Canon 10D lens - 28-135mm f3.5-5.6 versus 50mm 1.4

Discussion in 'Mirrorless Digital Cameras' started by roger_k, Aug 18, 2003.

  1. Hi everyone, I am looking for a good portrait lens for my Canon 10D. Which would
    be a better buy, the 28-138mm f3.5-5.6 IS OR the 50mm 1.4. I know that the
    multipler factor will make the zoom lens 45-216mm and make the prime lens
    80mm. I want very sharp portraits and I read that the zoom can give you those
    results. Will the prime give me the sharpness that I need, even on a 10D.
    Which would be the better buy for sharpness. Also I love that the prime is 1.4
    fast...

    thanks in advance.
     
  2. Roger,


    Simple answer and it will be 50/1.4, you won't be dissapointed,good luck!.



    Ike
     
  3. Hi Roger, no doubt about it, the 50mm will be sharper... But the zoom more flexible and some would say a better "all around" lens. Best wishes . . .
     
  4. Are these just guesses or reports of actual experience with those lenses on a 10D?
    See http://www.photo.net/equipment/canon/28zooms/. While the article does not address this exact question, it does provide some food for thought.
    The major difference you will see with the 50/1.4 is a reduced depth of field when used wide open vs. the zoom. Those extra 3 stops make a difference. This will be much more obvious than any difference in sharpness.
    Personally I'd save money and go for the 50/1.8, but I'm sure others will tell you a different story.
    FWIW I actually do use both the 50/1.8 and the 28-135 IS lenses for portrait work, so I'm not just making wild guesses here.
    You also might want to think about "really sharp portraits". Unless you're going for an art look, most people do not like to see themselves "really sharp", making every skin blemish stand out! Sharp is always good, but ultrasharpness (which you won't get wide open anyway) isn't usually the prime requirement for a portrait lens.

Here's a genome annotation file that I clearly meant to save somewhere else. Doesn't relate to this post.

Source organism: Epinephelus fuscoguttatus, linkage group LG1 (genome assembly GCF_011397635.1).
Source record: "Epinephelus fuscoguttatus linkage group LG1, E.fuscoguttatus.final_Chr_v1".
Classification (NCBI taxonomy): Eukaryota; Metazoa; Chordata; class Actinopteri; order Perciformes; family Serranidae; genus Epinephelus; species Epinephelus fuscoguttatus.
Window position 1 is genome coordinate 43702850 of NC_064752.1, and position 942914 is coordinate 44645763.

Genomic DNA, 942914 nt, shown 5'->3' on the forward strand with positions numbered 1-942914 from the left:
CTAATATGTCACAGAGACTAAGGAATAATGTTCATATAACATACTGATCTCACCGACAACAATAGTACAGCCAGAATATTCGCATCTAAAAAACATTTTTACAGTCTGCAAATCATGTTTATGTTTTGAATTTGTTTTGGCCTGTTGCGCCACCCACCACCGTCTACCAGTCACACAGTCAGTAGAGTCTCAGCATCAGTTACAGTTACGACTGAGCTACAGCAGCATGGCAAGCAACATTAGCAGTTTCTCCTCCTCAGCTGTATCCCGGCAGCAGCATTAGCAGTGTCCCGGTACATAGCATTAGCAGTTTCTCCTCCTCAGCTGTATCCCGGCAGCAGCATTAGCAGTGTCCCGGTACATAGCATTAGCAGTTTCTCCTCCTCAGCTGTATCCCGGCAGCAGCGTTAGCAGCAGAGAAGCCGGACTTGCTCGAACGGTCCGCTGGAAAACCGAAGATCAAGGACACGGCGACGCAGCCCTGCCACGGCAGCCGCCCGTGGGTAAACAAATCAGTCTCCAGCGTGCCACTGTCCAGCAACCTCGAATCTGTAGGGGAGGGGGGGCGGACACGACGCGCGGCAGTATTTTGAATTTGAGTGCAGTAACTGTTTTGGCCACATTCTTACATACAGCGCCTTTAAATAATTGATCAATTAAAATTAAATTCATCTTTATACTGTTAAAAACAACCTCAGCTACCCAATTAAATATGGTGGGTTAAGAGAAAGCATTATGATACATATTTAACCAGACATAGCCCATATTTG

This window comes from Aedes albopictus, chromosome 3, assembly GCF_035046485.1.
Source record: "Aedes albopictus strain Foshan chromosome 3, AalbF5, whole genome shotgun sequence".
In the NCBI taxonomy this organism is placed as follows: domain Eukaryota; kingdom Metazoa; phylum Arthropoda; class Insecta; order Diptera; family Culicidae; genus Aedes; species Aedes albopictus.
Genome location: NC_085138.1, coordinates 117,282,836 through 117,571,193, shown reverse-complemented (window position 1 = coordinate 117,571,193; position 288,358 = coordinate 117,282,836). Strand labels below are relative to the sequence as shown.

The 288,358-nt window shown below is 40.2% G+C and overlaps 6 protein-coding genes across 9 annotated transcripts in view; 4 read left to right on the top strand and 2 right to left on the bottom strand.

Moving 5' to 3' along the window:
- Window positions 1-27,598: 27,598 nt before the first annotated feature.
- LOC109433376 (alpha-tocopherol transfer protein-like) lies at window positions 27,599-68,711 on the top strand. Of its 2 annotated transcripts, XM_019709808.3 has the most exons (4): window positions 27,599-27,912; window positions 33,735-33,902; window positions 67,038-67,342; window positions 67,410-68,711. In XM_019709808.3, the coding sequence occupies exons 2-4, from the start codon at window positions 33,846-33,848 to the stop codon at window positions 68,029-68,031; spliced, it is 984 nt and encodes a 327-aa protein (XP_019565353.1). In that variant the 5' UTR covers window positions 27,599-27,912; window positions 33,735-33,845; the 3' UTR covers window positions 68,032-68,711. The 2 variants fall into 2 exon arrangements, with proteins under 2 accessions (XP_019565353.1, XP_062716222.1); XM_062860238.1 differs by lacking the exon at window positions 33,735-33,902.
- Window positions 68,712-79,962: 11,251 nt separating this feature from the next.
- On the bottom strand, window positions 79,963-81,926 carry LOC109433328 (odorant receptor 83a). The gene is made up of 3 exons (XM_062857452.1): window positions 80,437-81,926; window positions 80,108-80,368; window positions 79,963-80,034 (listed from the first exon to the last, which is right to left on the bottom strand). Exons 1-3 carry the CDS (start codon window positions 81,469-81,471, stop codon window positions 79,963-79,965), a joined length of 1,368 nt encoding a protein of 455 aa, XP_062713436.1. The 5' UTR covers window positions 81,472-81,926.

5. Bob has a valid point abt too sharp portraits. I have the Nikkor 50/1.8 which is razor sharp. I would assume the Canon equivalent is as good.
    <p>On the other hand the lowly Canon G2 has a zoom that can capture all skin blemishes. I did a casual shoot for a friend and when he saw the initial work, he cringed looking at all the razor burn spots and red spots. I had to use PS to cure his skin :)
     
  6. An odd comparison roger.I assume you left out the 50/1.8 because you can afford the 1.4 (and you want less DOF)
    <br>-Seriously...get the 1.8 AND the 28-135
    <br>I can never understand why anyone would buy the 50/1.4.Sure it IS an awsome lens...but at the price they want?!!! No way
     
  7. I am with you Ron. Esp. with digital bodies where the whole lens circle of image is not even used....
    <p>I can understand if someone might want it for low light, but i had taken my Bogen 3221WN for that anyday.
     
  8. I got the 50 f/1.4 to do portraits with my 10D. It's small, fast and gives me a wider range of control over aperture. This lens-body combination also suits my shooting style for informal portraits and the results are amazingly sharp. I don't have the 28-135 zoom but I recommend reading Bob's article comparing these lenses to help you decide.

    Good luck.
     

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